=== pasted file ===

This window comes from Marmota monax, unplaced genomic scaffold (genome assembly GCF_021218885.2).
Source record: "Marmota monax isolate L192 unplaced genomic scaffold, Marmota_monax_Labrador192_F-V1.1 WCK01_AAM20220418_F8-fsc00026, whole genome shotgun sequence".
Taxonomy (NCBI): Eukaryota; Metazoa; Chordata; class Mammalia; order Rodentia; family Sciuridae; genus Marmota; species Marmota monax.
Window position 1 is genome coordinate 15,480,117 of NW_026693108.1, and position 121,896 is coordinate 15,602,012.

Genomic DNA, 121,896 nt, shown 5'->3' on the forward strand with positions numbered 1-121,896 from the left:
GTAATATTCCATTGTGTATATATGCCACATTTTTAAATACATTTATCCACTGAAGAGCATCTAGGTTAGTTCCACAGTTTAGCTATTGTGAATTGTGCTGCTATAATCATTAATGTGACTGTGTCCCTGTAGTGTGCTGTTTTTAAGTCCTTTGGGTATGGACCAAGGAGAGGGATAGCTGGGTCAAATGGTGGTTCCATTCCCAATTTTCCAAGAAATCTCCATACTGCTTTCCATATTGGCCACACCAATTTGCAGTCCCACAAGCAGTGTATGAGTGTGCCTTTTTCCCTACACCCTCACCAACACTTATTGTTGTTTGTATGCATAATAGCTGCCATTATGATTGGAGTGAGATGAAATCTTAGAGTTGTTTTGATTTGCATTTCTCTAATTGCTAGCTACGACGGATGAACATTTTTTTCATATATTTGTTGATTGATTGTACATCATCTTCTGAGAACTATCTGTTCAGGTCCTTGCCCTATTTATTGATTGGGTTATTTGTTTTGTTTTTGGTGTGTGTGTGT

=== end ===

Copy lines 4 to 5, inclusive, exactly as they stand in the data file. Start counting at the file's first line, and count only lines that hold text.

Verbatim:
Window position 1 is genome coordinate 15,480,117 of NW_026693108.1, and position 121,896 is coordinate 15,602,012.

Genomic DNA, 121,896 nt, shown 5'->3' on the forward strand with positions numbered 1-121,896 from the left: